About Sights – Svanetian Towers
Svaneti (Georgian: სვანეთი) is situated on the southern slopes of the Greater Caucasus mountains in the northwestern part of Georgia. It is the highest inhabited part of the Caucasus.
The characteristic landscape of Upper Svaneti is formed by small villages situated on the mountain slopes, with a natural environment of gorges and alpine valleys and a backdrop of snow-covered mountains.
Svaneti is known for its wonderful scenery and its architectural treasures, including dozens of churches and the famous Svanetian towers erected mainly in the 9th-12th centuries.
The towers were built as protection against invaders and raiders. For many centuries the Svans (Georgian: სვანი) have been in contact with the northern Caucasian tribes on the other side of the mountains and with the Ossetians to the east. Though trading took place, these relations were often hostile, with raiding parties from one or the other group attempting to seize the other’s property.
The towers also protected families during the blood-feuds that often took place in these communities.
Instead of entrusting the defense of a village or town to a large fortress or castle, each Svan family built their own tower.
The towers usually have from three to five storeys and the thickness of the walls decreases, giving the towers a slender, tapering profile.
For protection, the entrance to a tower is some twelve feet above the ground, with a ladder or staircase below that could be destroyed in the event of an attack. Inside, large, flat rocks lay beside the ladder holes, ready to be employed as seals.
Drawing of a defensive tower of Chazhashi (ICOMOS Georgia Study funded by Getty Grants Foundation).
Each tower is attached to a machubi, a big two-storey house. The ground floor is a single hall with an open hearth and accommodation for both people and domestic animals, the latter being separated by a wooden partition, which is often lavishly decorated. A corridor annex helped the thermal insulation of the building. The upper floor, called a darbazi, was used by the family in the summer, and also served as a store for fodder and tools. A door at this level provided access to the tower, which was also connected with the corridor that protected the entrance.
The house was heated by an open hearth in the centre of the hall, where food was also cooked. The residential unit was completed by a low boundary wall that enclosed an adjoining courtyard with stables and accessory structures.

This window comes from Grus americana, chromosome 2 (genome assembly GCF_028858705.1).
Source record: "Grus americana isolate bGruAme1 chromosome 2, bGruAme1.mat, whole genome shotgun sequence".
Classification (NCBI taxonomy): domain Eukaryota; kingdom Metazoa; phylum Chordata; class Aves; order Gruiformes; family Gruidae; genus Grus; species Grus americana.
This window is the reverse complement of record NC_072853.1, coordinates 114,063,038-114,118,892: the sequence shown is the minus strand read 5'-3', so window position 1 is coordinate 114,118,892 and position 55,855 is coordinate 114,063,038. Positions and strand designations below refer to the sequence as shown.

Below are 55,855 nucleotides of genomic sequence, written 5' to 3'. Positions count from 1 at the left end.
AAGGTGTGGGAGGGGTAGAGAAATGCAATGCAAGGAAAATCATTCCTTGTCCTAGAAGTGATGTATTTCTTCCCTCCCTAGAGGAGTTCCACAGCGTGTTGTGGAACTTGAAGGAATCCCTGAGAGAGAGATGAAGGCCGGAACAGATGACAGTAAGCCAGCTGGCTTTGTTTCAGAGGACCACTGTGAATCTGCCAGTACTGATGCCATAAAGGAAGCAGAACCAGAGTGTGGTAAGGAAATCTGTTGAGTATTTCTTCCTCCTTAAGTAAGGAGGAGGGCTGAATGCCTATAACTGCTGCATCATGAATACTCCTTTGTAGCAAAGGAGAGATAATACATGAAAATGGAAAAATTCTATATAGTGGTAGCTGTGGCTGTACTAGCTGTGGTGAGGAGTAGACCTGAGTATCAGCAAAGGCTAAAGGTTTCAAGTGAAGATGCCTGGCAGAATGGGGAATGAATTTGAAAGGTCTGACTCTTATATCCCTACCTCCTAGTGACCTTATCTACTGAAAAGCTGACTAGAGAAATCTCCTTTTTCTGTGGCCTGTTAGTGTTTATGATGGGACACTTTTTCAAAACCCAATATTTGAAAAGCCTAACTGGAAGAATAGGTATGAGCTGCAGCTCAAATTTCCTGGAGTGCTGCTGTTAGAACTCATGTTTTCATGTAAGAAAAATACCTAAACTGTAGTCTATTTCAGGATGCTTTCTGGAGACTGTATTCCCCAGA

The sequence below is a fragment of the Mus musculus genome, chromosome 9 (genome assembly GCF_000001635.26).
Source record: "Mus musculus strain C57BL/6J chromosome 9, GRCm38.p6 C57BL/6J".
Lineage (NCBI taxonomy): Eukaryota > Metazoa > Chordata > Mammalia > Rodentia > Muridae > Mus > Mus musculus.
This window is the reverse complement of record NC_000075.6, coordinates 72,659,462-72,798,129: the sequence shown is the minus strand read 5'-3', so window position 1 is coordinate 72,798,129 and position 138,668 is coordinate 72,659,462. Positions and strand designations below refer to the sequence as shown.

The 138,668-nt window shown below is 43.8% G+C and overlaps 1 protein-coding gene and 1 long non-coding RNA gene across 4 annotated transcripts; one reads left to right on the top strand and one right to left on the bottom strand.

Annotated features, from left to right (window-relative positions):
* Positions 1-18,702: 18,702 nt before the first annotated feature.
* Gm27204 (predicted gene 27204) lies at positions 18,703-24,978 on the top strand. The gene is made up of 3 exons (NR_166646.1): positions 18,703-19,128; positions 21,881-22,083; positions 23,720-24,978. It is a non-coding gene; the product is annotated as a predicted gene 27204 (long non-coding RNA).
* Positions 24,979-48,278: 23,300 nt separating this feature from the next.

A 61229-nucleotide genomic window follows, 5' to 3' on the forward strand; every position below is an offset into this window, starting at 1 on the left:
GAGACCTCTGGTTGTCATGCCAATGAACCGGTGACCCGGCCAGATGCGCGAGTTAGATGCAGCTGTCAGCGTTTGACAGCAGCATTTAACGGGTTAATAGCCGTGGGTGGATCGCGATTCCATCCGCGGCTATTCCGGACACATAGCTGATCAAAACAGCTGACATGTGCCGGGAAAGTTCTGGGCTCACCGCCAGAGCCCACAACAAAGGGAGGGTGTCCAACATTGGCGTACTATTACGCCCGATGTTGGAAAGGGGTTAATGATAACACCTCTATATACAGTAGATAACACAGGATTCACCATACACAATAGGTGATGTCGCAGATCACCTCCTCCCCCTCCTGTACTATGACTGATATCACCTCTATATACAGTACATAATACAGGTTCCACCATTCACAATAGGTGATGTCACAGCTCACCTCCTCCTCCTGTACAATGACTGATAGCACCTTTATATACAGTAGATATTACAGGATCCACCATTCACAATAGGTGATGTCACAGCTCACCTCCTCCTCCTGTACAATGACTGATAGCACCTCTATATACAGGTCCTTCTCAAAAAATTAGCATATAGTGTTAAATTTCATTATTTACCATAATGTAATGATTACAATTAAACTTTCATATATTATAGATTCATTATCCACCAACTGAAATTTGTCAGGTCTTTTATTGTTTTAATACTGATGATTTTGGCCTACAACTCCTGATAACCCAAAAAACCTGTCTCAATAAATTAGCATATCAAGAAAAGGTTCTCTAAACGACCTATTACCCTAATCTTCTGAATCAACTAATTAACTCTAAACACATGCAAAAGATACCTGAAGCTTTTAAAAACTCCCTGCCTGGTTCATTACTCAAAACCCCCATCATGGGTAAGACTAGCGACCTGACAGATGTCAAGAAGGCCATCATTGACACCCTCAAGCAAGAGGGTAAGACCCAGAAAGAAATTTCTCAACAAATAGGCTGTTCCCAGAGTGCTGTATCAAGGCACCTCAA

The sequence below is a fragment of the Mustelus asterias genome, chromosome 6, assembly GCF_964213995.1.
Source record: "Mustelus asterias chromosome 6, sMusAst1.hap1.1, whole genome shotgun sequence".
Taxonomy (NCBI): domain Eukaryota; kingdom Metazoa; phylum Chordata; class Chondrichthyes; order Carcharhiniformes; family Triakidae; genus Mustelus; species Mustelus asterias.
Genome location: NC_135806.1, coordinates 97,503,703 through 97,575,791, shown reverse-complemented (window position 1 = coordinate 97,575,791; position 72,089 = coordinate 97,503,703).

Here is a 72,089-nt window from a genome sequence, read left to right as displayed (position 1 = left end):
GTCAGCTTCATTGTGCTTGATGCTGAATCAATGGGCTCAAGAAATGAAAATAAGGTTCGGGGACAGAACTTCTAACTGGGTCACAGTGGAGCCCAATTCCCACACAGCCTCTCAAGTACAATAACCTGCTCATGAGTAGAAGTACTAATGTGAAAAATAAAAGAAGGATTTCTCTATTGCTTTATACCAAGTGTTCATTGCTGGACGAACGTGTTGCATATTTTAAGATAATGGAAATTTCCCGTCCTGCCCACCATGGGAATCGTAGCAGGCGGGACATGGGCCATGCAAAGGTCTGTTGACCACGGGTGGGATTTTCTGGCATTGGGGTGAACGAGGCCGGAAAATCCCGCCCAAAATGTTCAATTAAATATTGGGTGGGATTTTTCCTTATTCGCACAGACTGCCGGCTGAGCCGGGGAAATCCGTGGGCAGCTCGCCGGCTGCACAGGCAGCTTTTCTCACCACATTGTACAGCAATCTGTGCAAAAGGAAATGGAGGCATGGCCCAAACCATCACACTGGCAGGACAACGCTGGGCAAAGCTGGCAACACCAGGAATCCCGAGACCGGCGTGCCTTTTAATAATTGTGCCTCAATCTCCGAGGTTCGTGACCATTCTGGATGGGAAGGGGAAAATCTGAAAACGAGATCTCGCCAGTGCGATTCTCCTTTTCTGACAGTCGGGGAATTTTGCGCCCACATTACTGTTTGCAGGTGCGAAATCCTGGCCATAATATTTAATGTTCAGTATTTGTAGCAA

Sometimes families consisted of up to thirty or even a hundred members and huge residential compounds, with several towers, were constructed to accommodate them.
Many of the tower-houses have disappeared or have collapsed into ruins over time. However, the village of Chazhashi (Georgian: ჩაჟაში), part of a group of villages collectively called Ushguli, located at the head of the Enguri gorge in Upper Svaneti has been preserved as a museum-reserve. Here more than 200 towers have survived. Other towers can be seen in Mestia and the frontier villages, such as Latali.
Architectural monuments of Upper Svanetia are included in a list of UNESCO World Heritage Sites.
By Air: Flights from Tbilisi (Natakhtari Airfield) to Queen Tamar Airport historic Mestia (Georgian: მესტია) are operated by Georgian airline Service Air three times a week – on Mondays, Wednesdays and Fridays. Flight time is 45 minutes (compared to a 7-8 hour road trip) and will cost 65 GEL one-way.
By Train: From Tbilisi to Zugdidi by night train, then take a minibus from Zugdidi train station to Mestia. Duration 3-4 hours.
By Bus: Tbilisi – Mestia mini buses go every day from “Vagzali” bus station.
By Car: A new highway from Zugdidi to Mestia has been opened.
With its breathtaking vistas of mountains, valleys, glaciers, forests and medieval fortified villages, Svaneti is a wonderful adventure and discovery!
Georgia About recommends a trip to see the towers of Svaneti!